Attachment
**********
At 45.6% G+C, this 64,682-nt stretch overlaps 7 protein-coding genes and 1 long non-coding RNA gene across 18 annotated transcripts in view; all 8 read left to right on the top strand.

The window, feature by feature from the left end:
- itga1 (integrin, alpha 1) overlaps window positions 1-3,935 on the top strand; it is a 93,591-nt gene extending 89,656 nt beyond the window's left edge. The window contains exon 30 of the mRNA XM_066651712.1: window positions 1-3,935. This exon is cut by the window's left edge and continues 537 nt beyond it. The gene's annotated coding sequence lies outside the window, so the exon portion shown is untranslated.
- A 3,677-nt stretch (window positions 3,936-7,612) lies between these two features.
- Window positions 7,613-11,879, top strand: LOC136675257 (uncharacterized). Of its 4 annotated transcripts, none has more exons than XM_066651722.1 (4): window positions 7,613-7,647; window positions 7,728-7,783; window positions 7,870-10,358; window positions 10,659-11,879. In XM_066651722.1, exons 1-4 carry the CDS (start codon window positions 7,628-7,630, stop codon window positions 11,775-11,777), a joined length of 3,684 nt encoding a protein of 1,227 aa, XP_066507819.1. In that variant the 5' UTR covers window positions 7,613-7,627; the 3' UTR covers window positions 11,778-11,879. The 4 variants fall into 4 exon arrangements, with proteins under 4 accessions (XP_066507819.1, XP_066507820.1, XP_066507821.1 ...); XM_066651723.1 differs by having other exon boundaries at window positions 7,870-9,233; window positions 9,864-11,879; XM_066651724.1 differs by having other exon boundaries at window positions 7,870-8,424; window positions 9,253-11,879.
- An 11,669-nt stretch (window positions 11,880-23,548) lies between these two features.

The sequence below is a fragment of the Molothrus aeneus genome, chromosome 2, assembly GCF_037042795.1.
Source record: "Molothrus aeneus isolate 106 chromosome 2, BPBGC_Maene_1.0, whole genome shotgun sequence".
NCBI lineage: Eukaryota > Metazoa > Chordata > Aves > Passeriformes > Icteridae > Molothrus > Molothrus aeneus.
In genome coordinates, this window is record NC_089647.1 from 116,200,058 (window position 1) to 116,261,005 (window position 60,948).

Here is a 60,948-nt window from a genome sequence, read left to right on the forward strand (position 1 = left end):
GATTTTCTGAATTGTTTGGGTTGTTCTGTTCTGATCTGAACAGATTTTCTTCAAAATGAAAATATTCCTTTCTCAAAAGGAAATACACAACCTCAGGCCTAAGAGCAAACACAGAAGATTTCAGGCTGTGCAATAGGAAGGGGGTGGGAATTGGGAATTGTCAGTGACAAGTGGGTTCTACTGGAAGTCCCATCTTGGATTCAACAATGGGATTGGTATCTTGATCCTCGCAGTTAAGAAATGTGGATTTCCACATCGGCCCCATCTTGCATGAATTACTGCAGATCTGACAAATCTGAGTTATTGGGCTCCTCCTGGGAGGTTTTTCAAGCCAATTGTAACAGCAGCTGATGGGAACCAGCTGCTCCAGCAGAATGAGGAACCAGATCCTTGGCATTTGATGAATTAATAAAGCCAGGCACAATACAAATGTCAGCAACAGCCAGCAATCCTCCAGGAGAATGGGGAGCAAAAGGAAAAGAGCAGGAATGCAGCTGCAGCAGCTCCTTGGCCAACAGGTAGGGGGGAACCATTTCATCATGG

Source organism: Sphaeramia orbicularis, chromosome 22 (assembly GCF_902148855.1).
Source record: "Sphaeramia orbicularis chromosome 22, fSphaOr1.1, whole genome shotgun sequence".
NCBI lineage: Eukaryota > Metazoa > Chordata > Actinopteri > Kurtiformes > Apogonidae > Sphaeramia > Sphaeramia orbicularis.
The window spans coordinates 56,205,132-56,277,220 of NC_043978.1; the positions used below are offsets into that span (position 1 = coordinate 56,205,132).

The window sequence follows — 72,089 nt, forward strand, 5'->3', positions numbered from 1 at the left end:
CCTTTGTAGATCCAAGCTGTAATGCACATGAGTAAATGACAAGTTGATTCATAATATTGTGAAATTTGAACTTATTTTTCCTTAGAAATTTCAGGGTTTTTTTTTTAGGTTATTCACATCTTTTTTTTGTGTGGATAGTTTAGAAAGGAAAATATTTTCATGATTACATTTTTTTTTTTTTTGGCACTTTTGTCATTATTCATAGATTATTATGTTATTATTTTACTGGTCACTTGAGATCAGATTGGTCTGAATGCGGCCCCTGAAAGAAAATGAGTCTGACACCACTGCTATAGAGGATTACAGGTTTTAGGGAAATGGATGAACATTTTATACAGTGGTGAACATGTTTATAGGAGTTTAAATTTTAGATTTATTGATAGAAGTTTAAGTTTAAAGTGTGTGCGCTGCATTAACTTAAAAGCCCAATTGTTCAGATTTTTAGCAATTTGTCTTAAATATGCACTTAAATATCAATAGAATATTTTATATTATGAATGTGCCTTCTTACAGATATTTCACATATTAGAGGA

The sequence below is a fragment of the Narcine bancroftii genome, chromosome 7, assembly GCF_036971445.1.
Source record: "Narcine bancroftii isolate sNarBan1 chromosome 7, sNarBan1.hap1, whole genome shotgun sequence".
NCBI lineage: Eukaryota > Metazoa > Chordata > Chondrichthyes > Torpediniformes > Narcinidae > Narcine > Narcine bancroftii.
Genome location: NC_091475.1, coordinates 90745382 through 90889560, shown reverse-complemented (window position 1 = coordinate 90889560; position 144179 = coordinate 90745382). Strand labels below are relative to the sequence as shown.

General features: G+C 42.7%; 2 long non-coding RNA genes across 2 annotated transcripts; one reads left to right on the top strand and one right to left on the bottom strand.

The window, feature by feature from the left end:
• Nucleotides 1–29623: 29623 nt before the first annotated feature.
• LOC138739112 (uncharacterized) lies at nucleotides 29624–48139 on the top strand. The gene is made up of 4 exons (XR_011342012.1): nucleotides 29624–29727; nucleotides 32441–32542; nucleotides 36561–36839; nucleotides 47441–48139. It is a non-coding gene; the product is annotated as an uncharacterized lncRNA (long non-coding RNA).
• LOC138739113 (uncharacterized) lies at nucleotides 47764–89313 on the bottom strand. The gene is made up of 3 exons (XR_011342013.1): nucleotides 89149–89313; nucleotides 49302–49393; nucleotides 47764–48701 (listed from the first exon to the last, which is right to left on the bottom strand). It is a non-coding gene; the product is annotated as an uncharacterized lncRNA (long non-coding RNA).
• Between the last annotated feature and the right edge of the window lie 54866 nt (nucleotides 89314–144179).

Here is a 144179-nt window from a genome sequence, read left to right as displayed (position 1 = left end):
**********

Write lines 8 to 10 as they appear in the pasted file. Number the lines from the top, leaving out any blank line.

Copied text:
Source record: "Molothrus aeneus isolate 106 chromosome 2, BPBGC_Maene_1.0, whole genome shotgun sequence".
NCBI lineage: Eukaryota > Metazoa > Chordata > Aves > Passeriformes > Icteridae > Molothrus > Molothrus aeneus.
In genome coordinates, this window is record NC_089647.1 from 116,200,058 (window position 1) to 116,261,005 (window position 60,948).